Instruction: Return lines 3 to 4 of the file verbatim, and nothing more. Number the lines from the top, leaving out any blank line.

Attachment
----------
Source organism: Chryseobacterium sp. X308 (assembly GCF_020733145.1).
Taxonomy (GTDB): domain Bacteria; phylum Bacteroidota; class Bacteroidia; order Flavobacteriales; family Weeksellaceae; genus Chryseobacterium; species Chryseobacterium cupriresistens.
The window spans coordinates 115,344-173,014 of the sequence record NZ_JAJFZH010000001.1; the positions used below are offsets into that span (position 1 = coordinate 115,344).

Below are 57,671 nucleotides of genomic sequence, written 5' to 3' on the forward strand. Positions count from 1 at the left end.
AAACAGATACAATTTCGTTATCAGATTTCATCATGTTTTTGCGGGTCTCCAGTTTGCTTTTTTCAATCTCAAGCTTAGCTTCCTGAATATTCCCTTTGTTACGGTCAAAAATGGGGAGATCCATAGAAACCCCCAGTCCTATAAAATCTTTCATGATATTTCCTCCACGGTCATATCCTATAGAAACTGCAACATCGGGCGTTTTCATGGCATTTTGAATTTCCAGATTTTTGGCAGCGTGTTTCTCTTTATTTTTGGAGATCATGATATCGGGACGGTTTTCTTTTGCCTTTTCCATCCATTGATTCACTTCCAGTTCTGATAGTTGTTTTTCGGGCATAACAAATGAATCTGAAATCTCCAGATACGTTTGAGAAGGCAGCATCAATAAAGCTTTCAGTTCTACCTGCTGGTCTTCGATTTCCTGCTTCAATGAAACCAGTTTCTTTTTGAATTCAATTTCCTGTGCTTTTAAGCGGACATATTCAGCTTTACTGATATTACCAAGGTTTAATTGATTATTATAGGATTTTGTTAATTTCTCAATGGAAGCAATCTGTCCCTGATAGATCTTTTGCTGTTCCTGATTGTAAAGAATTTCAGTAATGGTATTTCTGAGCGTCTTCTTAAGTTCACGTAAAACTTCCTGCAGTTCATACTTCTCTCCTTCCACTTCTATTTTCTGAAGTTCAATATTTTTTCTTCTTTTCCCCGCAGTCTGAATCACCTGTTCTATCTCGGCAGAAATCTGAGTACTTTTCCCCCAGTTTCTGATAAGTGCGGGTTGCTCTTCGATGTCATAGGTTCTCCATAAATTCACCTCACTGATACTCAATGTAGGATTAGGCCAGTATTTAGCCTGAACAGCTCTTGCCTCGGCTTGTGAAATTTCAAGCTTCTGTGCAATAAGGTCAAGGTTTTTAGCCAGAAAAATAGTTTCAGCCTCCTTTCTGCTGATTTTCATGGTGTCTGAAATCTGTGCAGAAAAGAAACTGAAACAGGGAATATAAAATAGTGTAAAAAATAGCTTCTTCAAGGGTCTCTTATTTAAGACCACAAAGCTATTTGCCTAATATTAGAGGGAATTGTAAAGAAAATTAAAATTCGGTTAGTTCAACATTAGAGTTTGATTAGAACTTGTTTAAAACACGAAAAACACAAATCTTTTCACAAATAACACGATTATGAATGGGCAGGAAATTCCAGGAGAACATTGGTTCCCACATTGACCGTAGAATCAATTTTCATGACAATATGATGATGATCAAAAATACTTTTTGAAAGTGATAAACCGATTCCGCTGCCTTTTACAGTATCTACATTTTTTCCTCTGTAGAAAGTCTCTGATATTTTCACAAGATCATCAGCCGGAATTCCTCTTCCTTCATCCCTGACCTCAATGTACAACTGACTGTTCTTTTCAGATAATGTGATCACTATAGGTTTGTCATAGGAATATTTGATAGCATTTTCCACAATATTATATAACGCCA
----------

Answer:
The window spans coordinates 115,344-173,014 of the sequence record NZ_JAJFZH010000001.1; the positions used below are offsets into that span (position 1 = coordinate 115,344).

Below are 57,671 nucleotides of genomic sequence, written 5' to 3' on the forward strand. Positions count from 1 at the left end.